And The Award Goes To…
Ah, awards season. SAG awards, Grammys, Golden Globes, the Academy Awards- it’s that time of year when all of the entertainment world comes out to honor the best of the best in movies, music, t.v. This, along with the results from the first competition of 2015 we entered (the SF Chronicle Wine Competition) made me think that the process of entering wines into competitions and submitting wines for review would make for a timely post. However, just like this year’s awards season, there can be a bit of controversy surrounding the whole issue, so I’m going to tread lightly on this topic and discuss it in the most general of terms. Just call me Switzerland.
First off, why submit wines to competitions, magazines, and increasingly, bloggers, for review? Why, for the PR of course! Awards from competitions and positive reviews from highly regarded wine magazines and wine bloggers help wineries, particularly the smaller, less well-known ones (ahem), gain recognition as well as drive sales. Submitting wine to a competition is great because anyone can submit as many wines as they would like (or can afford- gotta pay to play); the downside is the general public does not typically see the results of the competitions. Conversely, submitting a wine for review to a magazine such as the Wine Spectator, Wine Enthusiast, or Wine Advocate or to a well-known wine-blogger, will give the wine more exposure to subscribers and even casual readers, but magazines and bloggers won’t necessarily review the wines sent to them. As to why they don’t review all wine sent to them…here is where I step back from the ledge of controversy and leave it with “having their own criteria”. If the wine is reviewed, getting a good rating- generally the big magazines use a 100 point rating (but there are other rating scales, particularly in the blogosphere) and/or a special award is PR gold.
As for competitions- there are literally hundreds of wine competitions out there, ranging from very well-known competitions like the SF Chronicle Wine Competition to smaller, local competitions, like you might find at a county fair. Naggiar generally enters 4-5 wine competitions a year- the SF Chronicle Wine Competition, The LA International Wine Competition, and the SF International Wine Competition are the mainstays that we enter from year to year. Most of our wines are entered into at least one of these competitions every year and not every wine is entered into every competition. As for how these competitions work- there are numerous categories that are also broken down into price ranges as well. For example, you can have a $40 Cabernet Sauvignon from Texas tasted against a $40 Cab from Sonoma against a $40 Cab from Sonoma, and so on. More obscure varietals tend to be lumped into one category- like any Tempranillo, regardless of price point, will be tasted against one another. All wines are tasted blind and evaluated on the very things that the average wine drinker looks for in their glass- color, aroma, mouth-feel, taste, along with whether the wine is varietally correct. Of course, it goes without saying that the wine must be technically sound to begin with. Within the categories, the wines may then be awarded a medal. Along with the standard gold, silver, and bronze, there can be double gold, platinum, best in class, even a best in show (though I automatically think Westminster Kennel Club when I hear that).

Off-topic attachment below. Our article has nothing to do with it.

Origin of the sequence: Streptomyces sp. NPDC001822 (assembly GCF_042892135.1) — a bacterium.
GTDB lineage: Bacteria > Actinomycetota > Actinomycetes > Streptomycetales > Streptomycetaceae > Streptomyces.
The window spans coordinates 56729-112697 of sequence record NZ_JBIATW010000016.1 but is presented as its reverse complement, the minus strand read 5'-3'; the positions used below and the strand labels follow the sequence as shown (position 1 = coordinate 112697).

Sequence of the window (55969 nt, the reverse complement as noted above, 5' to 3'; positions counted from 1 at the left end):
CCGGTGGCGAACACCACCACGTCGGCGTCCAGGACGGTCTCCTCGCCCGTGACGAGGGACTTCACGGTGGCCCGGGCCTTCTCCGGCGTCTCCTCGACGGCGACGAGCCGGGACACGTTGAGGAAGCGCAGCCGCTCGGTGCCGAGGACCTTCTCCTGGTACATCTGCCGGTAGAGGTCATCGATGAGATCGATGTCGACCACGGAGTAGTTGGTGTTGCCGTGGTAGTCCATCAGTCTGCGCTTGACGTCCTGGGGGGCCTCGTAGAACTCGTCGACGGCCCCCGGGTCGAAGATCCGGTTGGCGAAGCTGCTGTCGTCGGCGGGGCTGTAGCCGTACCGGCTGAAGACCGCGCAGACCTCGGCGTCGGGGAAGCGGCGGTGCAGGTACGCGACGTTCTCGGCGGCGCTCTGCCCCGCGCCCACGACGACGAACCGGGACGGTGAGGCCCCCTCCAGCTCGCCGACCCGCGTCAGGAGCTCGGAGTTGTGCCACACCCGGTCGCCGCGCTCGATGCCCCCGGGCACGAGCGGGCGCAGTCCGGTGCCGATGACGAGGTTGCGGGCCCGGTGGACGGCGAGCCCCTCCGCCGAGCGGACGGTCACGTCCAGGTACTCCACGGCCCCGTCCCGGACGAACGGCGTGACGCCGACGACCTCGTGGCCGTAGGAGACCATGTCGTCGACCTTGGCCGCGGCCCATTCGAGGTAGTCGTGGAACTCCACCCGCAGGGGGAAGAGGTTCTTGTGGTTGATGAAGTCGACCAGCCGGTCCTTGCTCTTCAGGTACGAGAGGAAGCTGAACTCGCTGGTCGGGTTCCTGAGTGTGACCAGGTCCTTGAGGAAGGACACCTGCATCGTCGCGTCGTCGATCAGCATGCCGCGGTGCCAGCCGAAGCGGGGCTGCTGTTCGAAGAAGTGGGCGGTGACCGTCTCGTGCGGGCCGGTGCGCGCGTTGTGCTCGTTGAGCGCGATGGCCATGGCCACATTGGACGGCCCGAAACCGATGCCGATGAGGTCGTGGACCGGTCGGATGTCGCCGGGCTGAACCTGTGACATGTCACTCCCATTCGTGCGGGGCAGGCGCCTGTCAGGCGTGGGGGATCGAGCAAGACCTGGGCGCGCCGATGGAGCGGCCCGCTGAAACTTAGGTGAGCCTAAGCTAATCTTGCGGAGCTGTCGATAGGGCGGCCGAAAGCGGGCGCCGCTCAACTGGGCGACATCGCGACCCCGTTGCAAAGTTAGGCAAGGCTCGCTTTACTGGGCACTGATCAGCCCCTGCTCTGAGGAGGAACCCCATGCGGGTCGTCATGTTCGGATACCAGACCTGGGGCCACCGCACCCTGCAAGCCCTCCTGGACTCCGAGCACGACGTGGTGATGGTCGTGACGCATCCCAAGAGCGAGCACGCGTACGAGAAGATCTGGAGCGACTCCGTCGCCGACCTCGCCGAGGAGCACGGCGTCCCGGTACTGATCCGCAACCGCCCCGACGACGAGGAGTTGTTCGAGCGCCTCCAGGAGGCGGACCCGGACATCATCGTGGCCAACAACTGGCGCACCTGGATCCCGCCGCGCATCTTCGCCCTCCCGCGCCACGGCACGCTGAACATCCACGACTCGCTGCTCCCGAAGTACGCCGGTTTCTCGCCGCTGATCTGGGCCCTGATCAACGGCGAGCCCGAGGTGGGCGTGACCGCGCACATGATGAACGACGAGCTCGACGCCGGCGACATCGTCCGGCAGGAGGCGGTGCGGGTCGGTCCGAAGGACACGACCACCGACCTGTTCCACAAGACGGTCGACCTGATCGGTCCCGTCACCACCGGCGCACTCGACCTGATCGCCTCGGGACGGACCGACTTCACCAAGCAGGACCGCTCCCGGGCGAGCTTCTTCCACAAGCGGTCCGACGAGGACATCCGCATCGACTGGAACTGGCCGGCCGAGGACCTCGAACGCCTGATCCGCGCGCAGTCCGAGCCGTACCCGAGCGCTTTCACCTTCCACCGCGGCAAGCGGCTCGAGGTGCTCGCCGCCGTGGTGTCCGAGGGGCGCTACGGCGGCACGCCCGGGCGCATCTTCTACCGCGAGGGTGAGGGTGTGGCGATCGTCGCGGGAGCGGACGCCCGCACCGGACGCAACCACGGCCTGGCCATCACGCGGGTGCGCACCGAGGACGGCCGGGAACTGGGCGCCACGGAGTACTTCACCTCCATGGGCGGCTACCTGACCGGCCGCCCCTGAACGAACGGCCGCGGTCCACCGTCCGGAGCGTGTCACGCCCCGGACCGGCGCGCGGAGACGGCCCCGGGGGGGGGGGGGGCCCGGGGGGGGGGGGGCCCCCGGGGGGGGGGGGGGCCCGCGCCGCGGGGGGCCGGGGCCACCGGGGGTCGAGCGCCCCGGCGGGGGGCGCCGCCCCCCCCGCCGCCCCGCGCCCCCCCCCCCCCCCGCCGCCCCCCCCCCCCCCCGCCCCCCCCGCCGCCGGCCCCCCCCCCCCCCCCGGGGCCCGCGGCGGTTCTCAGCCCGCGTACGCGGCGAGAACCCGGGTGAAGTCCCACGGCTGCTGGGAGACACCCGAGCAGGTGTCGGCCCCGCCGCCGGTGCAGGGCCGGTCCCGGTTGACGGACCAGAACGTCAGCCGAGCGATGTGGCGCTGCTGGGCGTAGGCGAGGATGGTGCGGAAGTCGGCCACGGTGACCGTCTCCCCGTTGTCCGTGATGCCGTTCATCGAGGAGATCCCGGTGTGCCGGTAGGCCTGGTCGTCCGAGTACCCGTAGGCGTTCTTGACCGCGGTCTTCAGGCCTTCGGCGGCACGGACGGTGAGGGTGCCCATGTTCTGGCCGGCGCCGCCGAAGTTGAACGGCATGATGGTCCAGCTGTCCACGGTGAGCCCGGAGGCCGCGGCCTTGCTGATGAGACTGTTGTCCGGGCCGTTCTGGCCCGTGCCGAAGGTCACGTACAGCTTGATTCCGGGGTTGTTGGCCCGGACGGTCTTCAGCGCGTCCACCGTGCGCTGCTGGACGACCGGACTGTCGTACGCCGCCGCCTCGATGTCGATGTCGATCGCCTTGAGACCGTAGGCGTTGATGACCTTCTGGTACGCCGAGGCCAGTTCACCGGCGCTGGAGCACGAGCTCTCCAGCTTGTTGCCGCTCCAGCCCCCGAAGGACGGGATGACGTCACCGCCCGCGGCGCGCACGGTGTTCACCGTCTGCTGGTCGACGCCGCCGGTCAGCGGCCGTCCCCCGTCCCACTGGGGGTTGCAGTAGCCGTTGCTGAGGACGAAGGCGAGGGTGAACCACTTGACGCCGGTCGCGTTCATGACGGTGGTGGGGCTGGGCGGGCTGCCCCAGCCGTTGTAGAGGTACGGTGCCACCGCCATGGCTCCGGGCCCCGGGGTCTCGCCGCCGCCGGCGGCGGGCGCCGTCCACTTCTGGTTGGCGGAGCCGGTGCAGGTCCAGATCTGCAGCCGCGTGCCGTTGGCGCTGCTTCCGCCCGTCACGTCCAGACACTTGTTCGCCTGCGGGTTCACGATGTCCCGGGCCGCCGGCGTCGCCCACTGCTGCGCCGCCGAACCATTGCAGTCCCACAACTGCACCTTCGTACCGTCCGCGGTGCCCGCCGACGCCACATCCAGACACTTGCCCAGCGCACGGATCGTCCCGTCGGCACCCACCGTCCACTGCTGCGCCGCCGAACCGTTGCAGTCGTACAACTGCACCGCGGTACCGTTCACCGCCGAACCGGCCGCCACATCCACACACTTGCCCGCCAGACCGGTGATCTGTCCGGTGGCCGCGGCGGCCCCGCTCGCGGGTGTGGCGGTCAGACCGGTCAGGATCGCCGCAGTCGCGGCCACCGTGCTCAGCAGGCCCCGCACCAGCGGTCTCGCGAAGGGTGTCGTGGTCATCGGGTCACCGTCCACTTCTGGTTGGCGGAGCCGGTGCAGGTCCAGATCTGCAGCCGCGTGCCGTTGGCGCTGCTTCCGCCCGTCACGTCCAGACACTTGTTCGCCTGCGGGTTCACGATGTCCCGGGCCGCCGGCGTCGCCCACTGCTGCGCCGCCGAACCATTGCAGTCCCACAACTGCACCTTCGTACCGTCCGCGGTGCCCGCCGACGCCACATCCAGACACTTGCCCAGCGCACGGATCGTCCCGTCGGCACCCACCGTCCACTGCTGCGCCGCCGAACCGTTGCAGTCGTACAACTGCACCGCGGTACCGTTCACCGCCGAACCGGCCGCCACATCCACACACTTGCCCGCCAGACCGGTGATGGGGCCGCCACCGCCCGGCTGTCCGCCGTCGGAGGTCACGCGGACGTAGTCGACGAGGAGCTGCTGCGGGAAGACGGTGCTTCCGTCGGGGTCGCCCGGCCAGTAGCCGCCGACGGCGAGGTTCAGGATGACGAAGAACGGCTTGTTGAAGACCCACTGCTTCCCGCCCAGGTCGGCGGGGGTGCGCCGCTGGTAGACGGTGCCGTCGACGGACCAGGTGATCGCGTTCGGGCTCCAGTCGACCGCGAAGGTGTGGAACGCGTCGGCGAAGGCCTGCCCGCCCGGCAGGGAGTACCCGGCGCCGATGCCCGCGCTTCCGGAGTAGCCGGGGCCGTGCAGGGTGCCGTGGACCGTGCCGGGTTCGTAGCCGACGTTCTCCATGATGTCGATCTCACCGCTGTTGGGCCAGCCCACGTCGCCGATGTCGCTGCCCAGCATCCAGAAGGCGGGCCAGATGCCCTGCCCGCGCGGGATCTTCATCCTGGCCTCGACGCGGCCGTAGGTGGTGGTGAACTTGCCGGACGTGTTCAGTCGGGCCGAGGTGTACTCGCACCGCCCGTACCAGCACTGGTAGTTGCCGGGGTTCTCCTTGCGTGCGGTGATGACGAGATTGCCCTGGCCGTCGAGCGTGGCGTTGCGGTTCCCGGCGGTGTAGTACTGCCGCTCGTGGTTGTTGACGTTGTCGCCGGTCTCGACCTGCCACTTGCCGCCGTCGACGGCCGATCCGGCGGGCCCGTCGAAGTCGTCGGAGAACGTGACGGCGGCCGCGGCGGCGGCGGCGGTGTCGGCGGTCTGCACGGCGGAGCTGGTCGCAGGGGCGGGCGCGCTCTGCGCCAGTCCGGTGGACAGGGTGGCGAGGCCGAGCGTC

Alas, wine competitions are like a box of chocolates- you never know what you’re gonna get. While those involved in wine judging are all wine professionals of some capacity, wine appreciation and tasting is inherently very subjective. This means that occasionally, the same wine can get two different medals in two different competitions, though generally if a wine gets a particular award in one competition, it will get the same award in any other competition it is entered into. Variety is the spice of life. Ok, enough with the culinary euphemisms.
As for our personal awards season, our gold medal winners for the 2015 SF Chronicle Wine Competition are our 2011 La Boheme and our 2011 Le Grand Pere. Our La Boheme is a Bordeaux blend and Le Grand Pere is a Rhone blend- pick your poison.
So what do you think about wine competitions? Does having a medal from a competition affect your decision in buying a certain wine?